• "I don't think anybody should be spending any time with Nick Fuentes. He has no place in this Republican Party," McCarthy said at a press conference after meeting with President Biden at the White House.
  • McCarthy went on to falsely claim Trump had condemned Fuentes "four times," while insisting the former president didn't know who he was.

Senate GOP Leader Mitch McConnell (R-Ky.), meanwhile, opened his leadership press conference with a clear denunciation:

"There is no room in the Republican Party for antisemitism or white supremacy, and anyone meeting with people advocating that point of view, in my judgment, are highly unlikely to ever be elected president of the United States."

The intrigue: McConnell declined to answer whether he would support Trump if he was the 2024 GOP nominee — a notable shift from his position in an Axios interview earlier this year.

4. ⚽ Tweet du jour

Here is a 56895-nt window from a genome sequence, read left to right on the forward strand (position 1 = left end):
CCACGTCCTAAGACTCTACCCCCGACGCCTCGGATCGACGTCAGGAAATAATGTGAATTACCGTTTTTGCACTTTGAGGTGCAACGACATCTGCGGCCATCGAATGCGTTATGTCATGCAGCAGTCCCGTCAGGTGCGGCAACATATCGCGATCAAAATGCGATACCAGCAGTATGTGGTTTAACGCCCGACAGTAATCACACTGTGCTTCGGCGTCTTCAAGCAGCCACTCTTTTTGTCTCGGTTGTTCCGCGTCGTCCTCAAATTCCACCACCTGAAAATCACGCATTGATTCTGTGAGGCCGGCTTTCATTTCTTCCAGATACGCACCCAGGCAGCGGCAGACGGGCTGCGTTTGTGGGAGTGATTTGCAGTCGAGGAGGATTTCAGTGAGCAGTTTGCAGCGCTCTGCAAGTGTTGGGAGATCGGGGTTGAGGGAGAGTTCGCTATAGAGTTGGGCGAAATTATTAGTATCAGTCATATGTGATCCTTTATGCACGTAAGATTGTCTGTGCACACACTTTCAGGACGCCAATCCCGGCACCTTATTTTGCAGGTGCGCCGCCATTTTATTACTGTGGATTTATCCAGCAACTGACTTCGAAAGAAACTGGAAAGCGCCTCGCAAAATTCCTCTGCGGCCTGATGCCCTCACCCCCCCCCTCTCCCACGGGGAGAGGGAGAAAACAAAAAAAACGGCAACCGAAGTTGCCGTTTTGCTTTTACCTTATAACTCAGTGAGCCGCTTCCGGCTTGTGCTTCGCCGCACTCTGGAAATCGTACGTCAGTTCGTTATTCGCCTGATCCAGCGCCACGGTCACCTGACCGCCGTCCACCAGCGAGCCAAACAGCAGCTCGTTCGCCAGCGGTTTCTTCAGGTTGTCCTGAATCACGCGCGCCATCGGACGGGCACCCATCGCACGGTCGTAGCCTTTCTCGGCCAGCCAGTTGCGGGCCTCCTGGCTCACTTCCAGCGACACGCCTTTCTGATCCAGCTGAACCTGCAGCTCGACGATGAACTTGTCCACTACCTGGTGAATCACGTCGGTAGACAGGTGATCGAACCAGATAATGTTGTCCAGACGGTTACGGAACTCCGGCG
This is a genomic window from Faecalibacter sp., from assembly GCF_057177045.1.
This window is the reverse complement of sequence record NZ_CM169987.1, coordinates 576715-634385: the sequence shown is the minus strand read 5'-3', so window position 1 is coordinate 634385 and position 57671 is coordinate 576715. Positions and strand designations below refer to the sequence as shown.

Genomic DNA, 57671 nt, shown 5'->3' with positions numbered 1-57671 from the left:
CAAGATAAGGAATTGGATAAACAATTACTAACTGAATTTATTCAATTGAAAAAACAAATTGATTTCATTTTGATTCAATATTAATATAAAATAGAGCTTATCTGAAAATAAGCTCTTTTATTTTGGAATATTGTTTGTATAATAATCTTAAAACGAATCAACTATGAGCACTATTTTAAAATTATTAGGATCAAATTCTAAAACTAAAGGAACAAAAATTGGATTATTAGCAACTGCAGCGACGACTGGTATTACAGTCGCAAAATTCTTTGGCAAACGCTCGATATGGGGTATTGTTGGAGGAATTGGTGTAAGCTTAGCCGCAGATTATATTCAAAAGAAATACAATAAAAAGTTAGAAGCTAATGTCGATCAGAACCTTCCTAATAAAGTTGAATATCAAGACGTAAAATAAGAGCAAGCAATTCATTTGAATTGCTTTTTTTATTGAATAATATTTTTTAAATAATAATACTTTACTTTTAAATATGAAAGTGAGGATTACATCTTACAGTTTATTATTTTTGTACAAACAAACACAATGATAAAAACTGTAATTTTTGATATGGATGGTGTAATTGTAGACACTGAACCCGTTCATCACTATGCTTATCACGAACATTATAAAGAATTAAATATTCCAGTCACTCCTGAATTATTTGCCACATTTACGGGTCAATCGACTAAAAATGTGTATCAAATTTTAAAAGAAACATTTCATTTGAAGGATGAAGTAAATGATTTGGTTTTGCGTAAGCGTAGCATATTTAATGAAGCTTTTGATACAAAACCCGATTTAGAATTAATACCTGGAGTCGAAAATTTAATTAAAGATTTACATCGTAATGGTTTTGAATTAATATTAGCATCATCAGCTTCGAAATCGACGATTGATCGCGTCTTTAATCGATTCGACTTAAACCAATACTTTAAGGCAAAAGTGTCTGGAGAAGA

Via Twitter

President Biden jumped back onstage after his speech in Michigan today to announce the U.S. men's soccer team had defeated Iran, 1-0, to advance to the knockout stage of the World Cup: "That's a big game, man!"

5. 📸 Worth 1,000 words

Biden meeting with congressional leaders
From left: House Minority Leader Kevin McCarthy (R-Calif.), Senate Majority Leader Chuck Schumer (D-N.Y.), President Biden, House Speaker Nancy Pelosi (D-Calif.) and Senate Minority Leader Mitch McConnell. Photo: Kevin Lamarque/Reuters

President Biden met with the top four leaders in Congress today to discuss funding the government and averting a national rail strike ahead of December deadlines.

  • Caption contest ... Hit reply to this email to send us your wittiest lines.

📬 Thanks for reading. This newsletter was edited by Zachary Basu and copy edited by Kathie Bozanich.